The amount of secured tax is treated as an advance tax payment of the foreign entity and may be credited against the final corporate income tax liability as declared in its annual corporate tax return.

7.4. Double-Taxation Relief and Tax Treaties

Generally, foreign tax relief is available under relevant double-tax treaty provisions. The Slovak Republic has a broad double-tax treaty network; currently sixty-five tax treaties are in force. The table below lists the countries, with which the Slovak Republic has a valid double-tax treaty, as well as the withholding tax rates applicable to dividends, interest and royalty payments made by a Slovak tax resident company to a foreign recipient (unless EU Interest and Royalties rules overriding the double-tax treaty provisions apply).

7.4.1. Table – Applicable Double-Tax Treaties

Withholding tax rates under the Slovak Republic's tax treaties (%)

Country Dividends* Interests** Royalties***

Australia 15 10 10

Austria 10 0 5 (i) / 0 (c)

Belarus 15 / 10 10 10 / 5(c)

Belgium 15 / 5 10 5

Bosnia and Herzegovina 15 / 5 0 10

Brazil 15 15 / 10 25(tm) / 15

Bulgaria 10 10 10

Canada 15 / 5 10 10 / 0(c)

China 10 10 10

Croatia 10 / 5 10 10

Cyprus 10 10 5(i) / 0(c)

Czech Republic 15 / 5 0 10(i) / 0 (c)

Denmark 15 0 5(i) / 0(c)

Estonia 10 10 10

Finland 15 / 5 0 10(i) / 5(op, r) / 1(fl) / 0(c)

France 10 0 10(ot) / 0(c)

Georgia 0 5 5

Germany 15 / 5 0 5

Greece 19 10 10(i) / 0(c)

Hungary 15 / 5 0 10

Iceland 10 / 5 0 10

India 25 / 15 15 19

Indonesia 10 10 15 (c, i) / 10 (r)

Ireland 10 / 0 0 10(i) / 0(c)

Israel 10 / 5 10 / 5 / 2 5

Italy 15 0 5(i) / 0(c)

Japan 10 / 15 10 10(i) / 0(c)

Kazakhstan 15 / 10 10 10

32

Korea 10 / 5 10 10(i) / 0(c)

Kuwait 0 10 10

Latvia 10 10 10

Lithuania 10 10 10

Libya 0 10 5

Luxembourg 15 / 5 0 10(i) / 0(c)

Macedonia 5 10 10

Malta 5 0 5

Mexico 0 10 10

Moldova 15 / 5 15 10

Mongolia 0 0 0

Montenegro 15 / 5 10 10

Netherlands 10 / 0 0 5

Nigeria 15 / 12,5 15 10

Norway 15 / 5 0 5(i) / 0(c)

Poland 0 / 5 10 5

Portugal 15 / 10 10 10

Romania 10 10 10(i) / 15(ot)

Russia 10 0 10

Serbia 15 / 5 10 10

Singapore 10 / 5 0 10

Slovenia 15 / 5 10 10

South Africa 15 / 5 0 10

Spain 15 / 5 0 5(i, r) / 0(c)

Sri Lanka 15 10 10(i) / 0(c)

Sweden 10 / 0 0 5(i, r) / 0(c)

Switzerland 15 / 0 5 5(i)/ 0(c)

Syria 5 10 12

Taiwan**** 10 10 10 (ot) / 5 (re)

Tunisia 15 / 10 12 15(i) / 5(c)

Turkey 10 / 5 10 10

Turkmenistan 10 10 10

Ukraine 10 10 10

United Kingdom 15 / 5 0 10(i) / 0(c)

United States 15 / 5 0 10(i) / 0(c)

Uzbekistan 10 10 10

Vietnam 10 / 5 10 5(i) / 10 (tm) / 15 (ot)

*a lower rate applies if a certain percentage of the share is owned, the percentage differs treaty by treaty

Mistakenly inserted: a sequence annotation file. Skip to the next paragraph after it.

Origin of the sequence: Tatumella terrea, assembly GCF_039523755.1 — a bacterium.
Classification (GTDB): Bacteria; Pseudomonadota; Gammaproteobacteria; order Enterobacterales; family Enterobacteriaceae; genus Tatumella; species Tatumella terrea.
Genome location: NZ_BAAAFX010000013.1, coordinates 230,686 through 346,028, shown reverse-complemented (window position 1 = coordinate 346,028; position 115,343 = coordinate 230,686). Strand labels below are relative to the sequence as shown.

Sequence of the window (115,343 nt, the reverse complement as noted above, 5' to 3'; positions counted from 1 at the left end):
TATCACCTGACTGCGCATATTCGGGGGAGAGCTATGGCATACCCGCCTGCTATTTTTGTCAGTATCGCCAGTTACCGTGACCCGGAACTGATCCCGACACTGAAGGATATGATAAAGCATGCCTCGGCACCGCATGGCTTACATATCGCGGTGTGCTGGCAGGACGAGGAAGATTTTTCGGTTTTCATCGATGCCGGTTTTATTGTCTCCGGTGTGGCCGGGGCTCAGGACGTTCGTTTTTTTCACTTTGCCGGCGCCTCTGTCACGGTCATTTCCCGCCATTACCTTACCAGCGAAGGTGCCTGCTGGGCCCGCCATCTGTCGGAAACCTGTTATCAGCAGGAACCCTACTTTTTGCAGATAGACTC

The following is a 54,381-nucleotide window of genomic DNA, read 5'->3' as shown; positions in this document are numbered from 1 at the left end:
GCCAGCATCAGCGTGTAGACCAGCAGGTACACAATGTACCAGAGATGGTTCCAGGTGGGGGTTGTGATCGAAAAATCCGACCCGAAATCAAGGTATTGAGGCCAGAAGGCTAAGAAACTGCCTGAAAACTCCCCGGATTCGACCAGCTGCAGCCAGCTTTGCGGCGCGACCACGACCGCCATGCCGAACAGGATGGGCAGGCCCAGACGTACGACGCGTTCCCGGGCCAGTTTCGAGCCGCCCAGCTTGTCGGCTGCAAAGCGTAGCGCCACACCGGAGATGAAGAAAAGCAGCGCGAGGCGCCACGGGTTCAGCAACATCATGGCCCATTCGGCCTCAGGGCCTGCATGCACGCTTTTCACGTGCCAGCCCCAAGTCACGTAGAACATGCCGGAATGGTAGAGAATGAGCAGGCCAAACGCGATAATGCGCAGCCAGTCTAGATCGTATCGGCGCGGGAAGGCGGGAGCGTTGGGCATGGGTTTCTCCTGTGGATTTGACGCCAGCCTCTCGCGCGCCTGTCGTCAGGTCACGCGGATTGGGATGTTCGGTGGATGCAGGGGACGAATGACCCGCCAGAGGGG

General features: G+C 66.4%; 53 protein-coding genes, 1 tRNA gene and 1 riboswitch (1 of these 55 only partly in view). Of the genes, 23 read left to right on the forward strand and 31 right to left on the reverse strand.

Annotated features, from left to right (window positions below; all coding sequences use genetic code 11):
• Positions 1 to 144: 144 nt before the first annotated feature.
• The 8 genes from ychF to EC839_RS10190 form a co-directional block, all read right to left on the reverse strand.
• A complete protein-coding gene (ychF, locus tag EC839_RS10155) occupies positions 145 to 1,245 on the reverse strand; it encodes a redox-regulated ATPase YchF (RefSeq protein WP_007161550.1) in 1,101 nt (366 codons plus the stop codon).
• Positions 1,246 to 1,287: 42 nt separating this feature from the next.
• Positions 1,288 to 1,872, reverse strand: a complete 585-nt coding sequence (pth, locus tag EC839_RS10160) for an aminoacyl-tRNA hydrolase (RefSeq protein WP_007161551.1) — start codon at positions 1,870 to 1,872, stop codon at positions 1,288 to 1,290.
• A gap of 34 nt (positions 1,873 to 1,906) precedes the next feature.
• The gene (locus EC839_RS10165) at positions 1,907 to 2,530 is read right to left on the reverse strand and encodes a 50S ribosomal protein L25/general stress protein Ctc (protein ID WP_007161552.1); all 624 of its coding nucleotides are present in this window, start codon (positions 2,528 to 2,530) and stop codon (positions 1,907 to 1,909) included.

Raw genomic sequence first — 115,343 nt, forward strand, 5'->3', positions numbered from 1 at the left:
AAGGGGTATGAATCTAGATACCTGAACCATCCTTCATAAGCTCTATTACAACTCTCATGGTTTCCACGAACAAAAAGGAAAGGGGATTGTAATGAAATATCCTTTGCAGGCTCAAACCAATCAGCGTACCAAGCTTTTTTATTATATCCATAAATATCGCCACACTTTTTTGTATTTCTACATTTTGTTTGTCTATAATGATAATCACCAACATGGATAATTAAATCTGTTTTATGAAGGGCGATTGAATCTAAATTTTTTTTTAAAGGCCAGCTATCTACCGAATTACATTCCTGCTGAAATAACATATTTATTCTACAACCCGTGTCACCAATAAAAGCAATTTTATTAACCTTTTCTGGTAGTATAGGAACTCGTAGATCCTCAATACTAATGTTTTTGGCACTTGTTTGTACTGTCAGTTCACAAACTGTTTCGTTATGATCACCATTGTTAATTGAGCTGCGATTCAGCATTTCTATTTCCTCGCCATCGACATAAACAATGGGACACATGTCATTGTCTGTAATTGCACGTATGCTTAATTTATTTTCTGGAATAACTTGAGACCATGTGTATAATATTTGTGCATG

**interests paid on government loans provided by one of the contracting states are frequently exempt from withholding tax; in Brazil a lower rate applies with long-term loans (10Y)

***some double-tax treaties recognize different rates for specific types of royalty payment: cultural (c); industrial (i);

financial leasing (fl); films and recordings (r); operational (op); rent of equipment (re); trademarks (tm); technical services (ts); other (ot)

**** administrative treaty entered into with a non-sovereign area which acts independently in international affairs Egypt – the contract is signed but not yet effective (signed on 10 September 2011)

33 7.5. Personal Income Tax

7.5.1. General Principles

The scope of taxation depends on the tax residency status of the individual. Slovak tax residents are generally taxable on their worldwide income, while Slovak tax non-residents are generally taxable on their Slovak-source income only.

For tax purposes, an individual is a Slovak tax resident if he/she has permanent residence in the Slovak Republic (i.e., a place of permanent residence under circumstances indicating his/her intention to dwell there permanently) and/or if he/she is present in the Slovak Republic for 183 or more calendar days during a calendar year (including partial days). If the individual is considered a resident in more than one country, the applicable double-tax treaty should determine the final tax residency status of the individual. Most

For tax purposes, an individual is a Slovak tax resident if he/she has permanent residence in the Slovak Republic (i.e., a place of permanent residence under circumstances indicating his/her intention to dwell there permanently) and/or if he/she is present in the Slovak Republic for 183 or more calendar days during a calendar year (including partial days). If the individual is considered a resident in more than one country, the applicable double-tax treaty should determine the final tax residency status of the individual. Most